The following text appears in a full page ad in Monday’s New York Times:
It is during times of horrific tragedy that we are tested as a nation.
The deaths of Alton Sterling and Philando Castile at the hands of those sworn to protect are the latest shocking examples of a justice system that is broken. A system in which the lives of too many African Americans are needlessly cut down, families are destroyed, and communities are torn apart.
The deaths of five brave Dallas police officers – Lorne Ahrens, Michael Krol, Michael Smith, Brent Thompson, and Patrick Zamarripa – who were simply protecting the rights of those speaking out against the deaths of Mr. Sterling and Mr. Castile, prove that hate will poison the soul and lead to evil acts.
For all the families that must now endure the indescribable loss of their loved ones, and for the communities that bear the scars of anger and division, these deaths must never be forgotten.
It is why we must confront the difficult truths that our policing system and our justice system are not color blind.
That the scourge of racism has not disappeared.
That inequality, joblessness, crime, and poverty affect not just tens of millions of Americans, but disproportionately victimize minorities.
That countless African Americans and other people of color are the victims to those few bad police officers that do not see a father, a mother, a brother, a sister, a son, or a daughter, but merely a statistic.
It is also why we must embrace, as a nation, that the lives of black Americans do matter. Those of us who are not black should not take offense to these words, but honestly ask ourselves: What would we say if we witnessed, time and time again, the lives of our neighbors, friends, and loved ones stolen by those sworn to protect?
And while we must open our eyes and ears to the prejudice that exists, we cannot allow ourselves to believe that every police officer is prejudiced – for we know that is not true.
To bridge this divide, and to build the trust we need between all groups, we must talk openly about these issues, and our entire nation must listen.
In the spirit of the recent White House meetings and townhall that President Obama held to discuss these difficult issues, and the profound decision to simulcast this townhall on ESPN and ABC, we believe an incredible opportunity exists to build on this effort and hold a national summit on justice.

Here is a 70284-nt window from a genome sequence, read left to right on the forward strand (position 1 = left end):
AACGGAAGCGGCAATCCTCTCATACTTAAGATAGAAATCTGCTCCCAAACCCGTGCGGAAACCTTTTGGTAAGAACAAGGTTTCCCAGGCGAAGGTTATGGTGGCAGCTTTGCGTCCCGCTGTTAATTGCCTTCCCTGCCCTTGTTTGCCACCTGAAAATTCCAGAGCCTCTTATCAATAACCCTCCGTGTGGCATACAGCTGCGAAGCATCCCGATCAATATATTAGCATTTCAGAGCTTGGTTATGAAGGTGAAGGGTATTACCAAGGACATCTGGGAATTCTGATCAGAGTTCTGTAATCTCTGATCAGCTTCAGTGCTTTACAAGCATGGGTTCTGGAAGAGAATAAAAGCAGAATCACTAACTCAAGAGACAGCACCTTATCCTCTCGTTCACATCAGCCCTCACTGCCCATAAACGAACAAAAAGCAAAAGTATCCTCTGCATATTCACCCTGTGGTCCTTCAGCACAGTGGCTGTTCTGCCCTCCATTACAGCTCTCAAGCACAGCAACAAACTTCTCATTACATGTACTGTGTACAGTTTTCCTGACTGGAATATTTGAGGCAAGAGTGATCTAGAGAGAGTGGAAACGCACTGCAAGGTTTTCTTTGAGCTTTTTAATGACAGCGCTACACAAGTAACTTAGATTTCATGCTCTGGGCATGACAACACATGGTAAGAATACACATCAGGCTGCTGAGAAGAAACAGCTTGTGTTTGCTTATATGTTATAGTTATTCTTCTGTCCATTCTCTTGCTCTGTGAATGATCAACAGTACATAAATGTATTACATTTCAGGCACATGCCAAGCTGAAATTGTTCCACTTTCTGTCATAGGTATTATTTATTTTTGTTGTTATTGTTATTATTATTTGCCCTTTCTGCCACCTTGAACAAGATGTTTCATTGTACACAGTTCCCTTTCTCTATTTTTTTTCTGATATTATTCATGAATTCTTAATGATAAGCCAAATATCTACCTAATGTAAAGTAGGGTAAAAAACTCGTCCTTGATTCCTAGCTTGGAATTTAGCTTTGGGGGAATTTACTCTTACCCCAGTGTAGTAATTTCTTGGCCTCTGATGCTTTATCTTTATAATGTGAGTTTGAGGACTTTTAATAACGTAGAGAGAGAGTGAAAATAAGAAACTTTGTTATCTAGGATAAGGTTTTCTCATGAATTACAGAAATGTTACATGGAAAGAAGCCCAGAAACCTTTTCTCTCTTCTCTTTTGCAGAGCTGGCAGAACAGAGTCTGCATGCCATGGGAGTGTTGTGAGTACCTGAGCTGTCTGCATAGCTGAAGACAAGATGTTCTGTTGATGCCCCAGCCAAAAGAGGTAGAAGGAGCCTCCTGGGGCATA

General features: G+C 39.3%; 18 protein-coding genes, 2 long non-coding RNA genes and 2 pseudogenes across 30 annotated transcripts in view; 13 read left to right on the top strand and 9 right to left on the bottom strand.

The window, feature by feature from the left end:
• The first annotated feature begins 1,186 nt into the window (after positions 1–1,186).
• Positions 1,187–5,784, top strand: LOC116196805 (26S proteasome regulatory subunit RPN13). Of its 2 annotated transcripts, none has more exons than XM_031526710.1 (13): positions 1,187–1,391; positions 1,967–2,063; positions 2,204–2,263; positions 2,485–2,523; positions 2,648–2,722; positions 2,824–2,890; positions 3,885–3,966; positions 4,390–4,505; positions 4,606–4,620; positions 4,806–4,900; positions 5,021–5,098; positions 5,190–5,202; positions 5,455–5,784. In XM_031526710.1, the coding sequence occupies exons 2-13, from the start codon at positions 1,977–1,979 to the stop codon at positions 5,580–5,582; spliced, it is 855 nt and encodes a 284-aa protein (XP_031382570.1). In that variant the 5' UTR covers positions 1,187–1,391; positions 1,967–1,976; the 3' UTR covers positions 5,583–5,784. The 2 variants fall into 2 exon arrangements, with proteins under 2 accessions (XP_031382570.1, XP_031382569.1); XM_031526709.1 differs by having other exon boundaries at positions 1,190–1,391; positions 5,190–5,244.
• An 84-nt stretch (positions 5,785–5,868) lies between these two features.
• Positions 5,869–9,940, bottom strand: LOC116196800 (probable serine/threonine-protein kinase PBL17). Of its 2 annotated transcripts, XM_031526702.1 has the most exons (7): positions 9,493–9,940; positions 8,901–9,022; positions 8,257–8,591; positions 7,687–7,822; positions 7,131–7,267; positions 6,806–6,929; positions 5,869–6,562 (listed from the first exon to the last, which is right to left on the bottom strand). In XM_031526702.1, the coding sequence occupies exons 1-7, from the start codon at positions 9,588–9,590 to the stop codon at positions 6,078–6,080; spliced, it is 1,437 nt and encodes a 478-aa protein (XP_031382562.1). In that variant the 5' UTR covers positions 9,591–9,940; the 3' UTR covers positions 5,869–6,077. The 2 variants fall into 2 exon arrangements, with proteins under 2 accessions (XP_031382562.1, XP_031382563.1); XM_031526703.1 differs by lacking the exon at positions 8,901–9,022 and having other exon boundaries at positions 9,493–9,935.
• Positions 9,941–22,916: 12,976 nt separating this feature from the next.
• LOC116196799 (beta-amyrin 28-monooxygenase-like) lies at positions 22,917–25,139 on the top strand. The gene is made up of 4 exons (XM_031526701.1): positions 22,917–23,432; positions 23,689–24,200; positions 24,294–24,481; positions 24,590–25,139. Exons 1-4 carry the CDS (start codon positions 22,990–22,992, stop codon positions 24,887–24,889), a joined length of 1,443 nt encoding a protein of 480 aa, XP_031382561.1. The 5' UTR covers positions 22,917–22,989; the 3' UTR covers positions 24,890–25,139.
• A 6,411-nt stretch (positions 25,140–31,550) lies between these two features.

As a diverse union family with over 1.3 million members, such a national summit would give our members and all Americans the chance to hear directly from our national and state elected leaders, civil rights officials, Black Lives Matter movement leaders, local and state police officials, as well as representatives from labor, media, and corporate America.
It would provide opportunity to listen to difficult truths, to hear the sincerity of fears and concerns so many feel, and to understand the changes that we must make.
To help focus our nation’s awareness, we believe that all our nation’s major cable and broadcast channels should all agree to televise this national summit in prime time. By simulcasting this summit across all major networks, the call for change would echo across this nation like never before.
While no one event will stop every incidence of hate or injustice, we believe that by coming together, in such a public and historic fashion, we can send a powerful message to the American people that we stand united against all forms of hate and violence.
Most importantly, we can begin to learn from each other that how we act, what we voice in public, and how we judge each other, does truly matter.
While some may question the timing or the need for such a dramatic national event, we must realize this: If we do not begin to openly confront these issues, publicly and privately, we will forsake the future of this great nation.
As a nation, we are better than this, so let us now prove it.